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Volume 15, issue 18 | Copyright

Special issue: NETCARE (Network on Aerosols and Climate: Addressing Key Uncertainties...

Atmos. Chem. Phys., 15, 10887-10904, 2015
https://doi.org/10.5194/acp-15-10887-2015
© Author(s) 2015. This work is distributed under
the Creative Commons Attribution 3.0 License.

Research article 30 Sep 2015

Research article | 30 Sep 2015

Simulation of black carbon in snow and its climate impact in the Canadian Global Climate Model

M. Namazi1,a, K. von Salzen1, and J. N. S. Cole1 M. Namazi et al.
  • 1Canadian Centre for Climate Modelling and Analysis, Environment Canada, Victoria, British Columbia, Canada
  • anow at: Department of Mathematics, University of Isfahan, Isfahan, Iran

Abstract. A new physically based parameterisation of black carbon (BC) in snow was developed and implemented in the Canadian Atmospheric Global Climate Model (CanAM4.2). Simulated BC snow mixing ratios and BC snow radiative forcings are in good agreement with measurements and results from other models. Simulations with the improved model yield considerable trends in regional BC concentrations in snow and BC snow radiative forcings during the time period from 1950–1959 to 2000–2009. Increases in radiative forcings for Asia and decreases for Europe and North America are found to be associated with changes in BC emissions. Additional sensitivity simulations were performed in order to study the impact of BC emission changes between 1950–1959 and 2000–2009 on surface albedo, snow cover fraction, and surface air temperature. Results from these simulations indicate that impacts of BC emission changes on snow albedos between these 2 decades are small and not significant. Overall, changes in BC concentrations in snow have much smaller impacts on the cryosphere than the net warming surface air temperatures during the second half of the 20th century.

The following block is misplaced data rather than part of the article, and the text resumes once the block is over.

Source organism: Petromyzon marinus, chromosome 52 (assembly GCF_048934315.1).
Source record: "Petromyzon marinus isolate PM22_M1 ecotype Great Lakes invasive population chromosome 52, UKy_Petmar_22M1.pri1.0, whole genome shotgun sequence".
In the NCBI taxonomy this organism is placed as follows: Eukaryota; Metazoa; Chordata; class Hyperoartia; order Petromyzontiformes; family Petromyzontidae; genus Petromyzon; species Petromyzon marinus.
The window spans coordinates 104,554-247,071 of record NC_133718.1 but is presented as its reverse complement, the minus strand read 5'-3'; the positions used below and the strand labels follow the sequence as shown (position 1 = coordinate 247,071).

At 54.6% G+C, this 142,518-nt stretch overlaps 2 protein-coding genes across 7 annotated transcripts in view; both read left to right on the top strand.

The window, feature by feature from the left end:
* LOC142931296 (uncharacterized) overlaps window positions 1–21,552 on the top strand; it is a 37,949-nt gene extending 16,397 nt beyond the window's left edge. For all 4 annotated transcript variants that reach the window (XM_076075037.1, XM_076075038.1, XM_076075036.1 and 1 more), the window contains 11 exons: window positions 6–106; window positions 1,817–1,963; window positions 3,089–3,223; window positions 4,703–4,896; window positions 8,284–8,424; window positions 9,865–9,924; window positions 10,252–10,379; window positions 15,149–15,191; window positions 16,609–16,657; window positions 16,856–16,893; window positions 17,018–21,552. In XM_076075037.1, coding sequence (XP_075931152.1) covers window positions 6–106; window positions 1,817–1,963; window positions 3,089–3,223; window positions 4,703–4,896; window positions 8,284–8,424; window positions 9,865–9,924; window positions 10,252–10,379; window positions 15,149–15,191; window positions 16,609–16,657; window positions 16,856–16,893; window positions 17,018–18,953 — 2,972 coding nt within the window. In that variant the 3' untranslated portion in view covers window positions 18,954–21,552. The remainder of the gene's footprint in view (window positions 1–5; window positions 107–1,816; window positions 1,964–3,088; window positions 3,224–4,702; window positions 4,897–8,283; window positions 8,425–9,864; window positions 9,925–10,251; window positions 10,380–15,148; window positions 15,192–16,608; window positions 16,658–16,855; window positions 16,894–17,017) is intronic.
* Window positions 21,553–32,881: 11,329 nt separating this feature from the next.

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A new parameterization of black carbon in snow in the Canadian Atmospheric Global Climate Model provides realistic simulations of radiative forcings. BC emissions and simulated BC concentrations in snow have changed substantially in recent decades. However, simulated impacts of changes in BC concentrations in snow from 1950-1959 to 2000-2009 on snow reflectivity and snow extent in the Northern Hemisphere are very small, with few regional exceptions, in contrast to results from earlier studies.
A new parameterization of black carbon in snow in the Canadian Atmospheric Global Climate Model...
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